While the COVID-19 pandemic is a once in a century kind of event, it still brought forth the urgent need for major investments and revamp of our entire healthcare system across the three tiers.
That’s the word coming in from Ranjan Pai, one of India Inc’s youngest billionaires who controls the Manipal Group which has a presence in healthcare, education and stem cell research.
Manipal Hospitals, which is backed by Temasek & TPG is India’s second largest multi-speciality hospital chain after Apollo Hospitals with 26 hospitals across 14 cities with over 7,000 beds. And they are now on the prowl for assets in East India.
Moneycontrol’s Ashwin Mohan caught up with Pai for a quick, exclusive chat on Manipal’s Covid-19 strategy, key challenges prior to the third wave and the road ahead…
Q: How are you managing a hospital chain during such challenging times and keeping it COVID-19 ready in terms of staff and resources?
A: The primary challenge as we have been navigating the pandemic over the last 15 months has been to ensure the safety of our teams. Our ability to deliver care to the large number of patients who rely on us depends significantly on the front end teams of doctors, nurses, technicians and customer care groups. We have been diligent in putting in place the required protocols for this and worked extensively on adherence to those. Keeping an uninterrupted supply chain was another key challenge and we were able to anticipate well and plan all requirements which enabled un-interrupted service across our network.
Q: What role do you think the private sector can play in vaccination during the second phase of Covid-19 which has hit the country hard amidst concerns on availability and the supply chain?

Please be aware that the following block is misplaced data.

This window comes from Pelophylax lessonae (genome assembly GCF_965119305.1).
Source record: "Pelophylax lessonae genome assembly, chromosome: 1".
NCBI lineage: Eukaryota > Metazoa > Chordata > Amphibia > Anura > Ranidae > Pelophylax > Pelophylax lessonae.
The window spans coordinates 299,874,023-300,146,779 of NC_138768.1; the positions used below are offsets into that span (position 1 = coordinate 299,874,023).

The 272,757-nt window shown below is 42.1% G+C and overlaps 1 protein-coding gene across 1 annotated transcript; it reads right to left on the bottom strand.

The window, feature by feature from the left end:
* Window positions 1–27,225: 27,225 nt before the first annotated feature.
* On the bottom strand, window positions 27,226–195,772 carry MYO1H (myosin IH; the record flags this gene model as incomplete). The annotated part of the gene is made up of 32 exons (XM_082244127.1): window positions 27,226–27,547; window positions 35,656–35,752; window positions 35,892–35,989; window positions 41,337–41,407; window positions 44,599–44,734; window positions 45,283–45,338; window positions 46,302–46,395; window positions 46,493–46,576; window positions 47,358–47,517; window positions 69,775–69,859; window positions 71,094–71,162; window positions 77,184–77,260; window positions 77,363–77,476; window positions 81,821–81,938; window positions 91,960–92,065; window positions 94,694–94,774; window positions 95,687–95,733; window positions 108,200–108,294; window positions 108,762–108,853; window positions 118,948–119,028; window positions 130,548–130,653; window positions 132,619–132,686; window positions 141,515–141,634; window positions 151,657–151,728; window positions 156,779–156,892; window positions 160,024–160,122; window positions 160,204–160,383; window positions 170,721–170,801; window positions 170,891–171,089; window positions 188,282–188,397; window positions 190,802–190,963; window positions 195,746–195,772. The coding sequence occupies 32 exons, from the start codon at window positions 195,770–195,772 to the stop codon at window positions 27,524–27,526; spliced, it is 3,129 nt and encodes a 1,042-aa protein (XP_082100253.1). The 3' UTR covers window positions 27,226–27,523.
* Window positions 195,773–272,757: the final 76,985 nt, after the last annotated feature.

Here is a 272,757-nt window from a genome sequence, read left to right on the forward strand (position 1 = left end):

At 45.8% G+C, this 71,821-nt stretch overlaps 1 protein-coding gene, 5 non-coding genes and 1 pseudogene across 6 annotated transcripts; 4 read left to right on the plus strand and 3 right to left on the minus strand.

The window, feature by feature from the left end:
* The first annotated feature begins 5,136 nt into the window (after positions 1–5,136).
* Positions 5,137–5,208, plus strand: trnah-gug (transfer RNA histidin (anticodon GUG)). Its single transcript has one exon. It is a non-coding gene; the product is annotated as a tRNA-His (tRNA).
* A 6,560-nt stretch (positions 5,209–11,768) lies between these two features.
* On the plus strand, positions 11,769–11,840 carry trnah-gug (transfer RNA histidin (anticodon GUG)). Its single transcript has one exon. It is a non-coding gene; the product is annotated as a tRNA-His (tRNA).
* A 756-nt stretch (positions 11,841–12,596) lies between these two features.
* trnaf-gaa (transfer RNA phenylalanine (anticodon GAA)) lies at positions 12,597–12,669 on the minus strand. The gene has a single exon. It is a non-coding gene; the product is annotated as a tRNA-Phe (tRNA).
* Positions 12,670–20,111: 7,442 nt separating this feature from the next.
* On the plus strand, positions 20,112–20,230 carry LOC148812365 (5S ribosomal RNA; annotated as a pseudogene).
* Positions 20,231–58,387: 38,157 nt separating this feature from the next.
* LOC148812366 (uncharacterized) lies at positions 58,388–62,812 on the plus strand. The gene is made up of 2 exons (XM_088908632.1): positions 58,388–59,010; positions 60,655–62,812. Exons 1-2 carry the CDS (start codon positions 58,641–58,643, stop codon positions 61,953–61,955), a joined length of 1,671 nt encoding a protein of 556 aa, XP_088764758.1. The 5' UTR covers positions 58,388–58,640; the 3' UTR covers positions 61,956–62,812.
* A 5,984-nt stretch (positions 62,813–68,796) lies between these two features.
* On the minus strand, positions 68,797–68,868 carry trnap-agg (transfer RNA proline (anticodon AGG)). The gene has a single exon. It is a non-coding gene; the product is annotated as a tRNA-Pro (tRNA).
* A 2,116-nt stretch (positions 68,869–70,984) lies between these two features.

A: A major responsibility of dealing with the second wave is being shouldered by the private sector in treating thousands of covid patients and that naturally extends to the vaccination drive too. Considering that a majority of hospitals in the country are private and since vaccination needs to be delivered by trained medical teams, their role would be of key importance. Ensuring a steady supply chain that enables rapid vaccination coverage of course is paramount.
Q: Does Manipal Hospitals have any expansion plans to handle the huge influx of patients in Bangalore or other cities via new hospitals or interim facilities under the Manipal brand? Or will the focus be on the existing portfolio?
A: Manipal Hospitals have been in the front and centre of handling the influx of covid patients, and that too with excellent outcomes, at all our geographies. We have re-purposed our capacities to accommodate covid patients as much as possible. In the short run this would be our approach along with running covid care centres as a capacity multiplier, enabling treatment of asymptomatic or mild infections.
Q: Do you have plans for Manipal clinics or Manipal medical stores if not existing already?
A: No, currently we have no plans for these as the focus of Manipal Hospitals is in delivery of tertiary and quaternary healthcare.
Q: How long do you think the second wave will last especially as India's Principal Scientific Advisor has raised the red flag regarding an imminent third wave ?
A: It is very difficult to predict. However, several experts seem to suggest that the current situation would ease by late May or early June. However, going by the experience of other countries, we need to be prepared for a third wave and, in the interim, aggressively vaccinate all eligible persons.
Q: What are the key lessons that the Indian government and the healthcare system can learn from the second wave so that we are better prepared to handle the third wave?
A: Pandemics are extremely unpredictable. While this has been a once in a century kind of an event, it still brought forth the urgent need for major investments and revamp of our entire healthcare system across the three tiers. We now need to use the four or five months period that might be available between the second and third waves to prepare additional hospital beds, stock up supplies and train many more people who could care for the patients.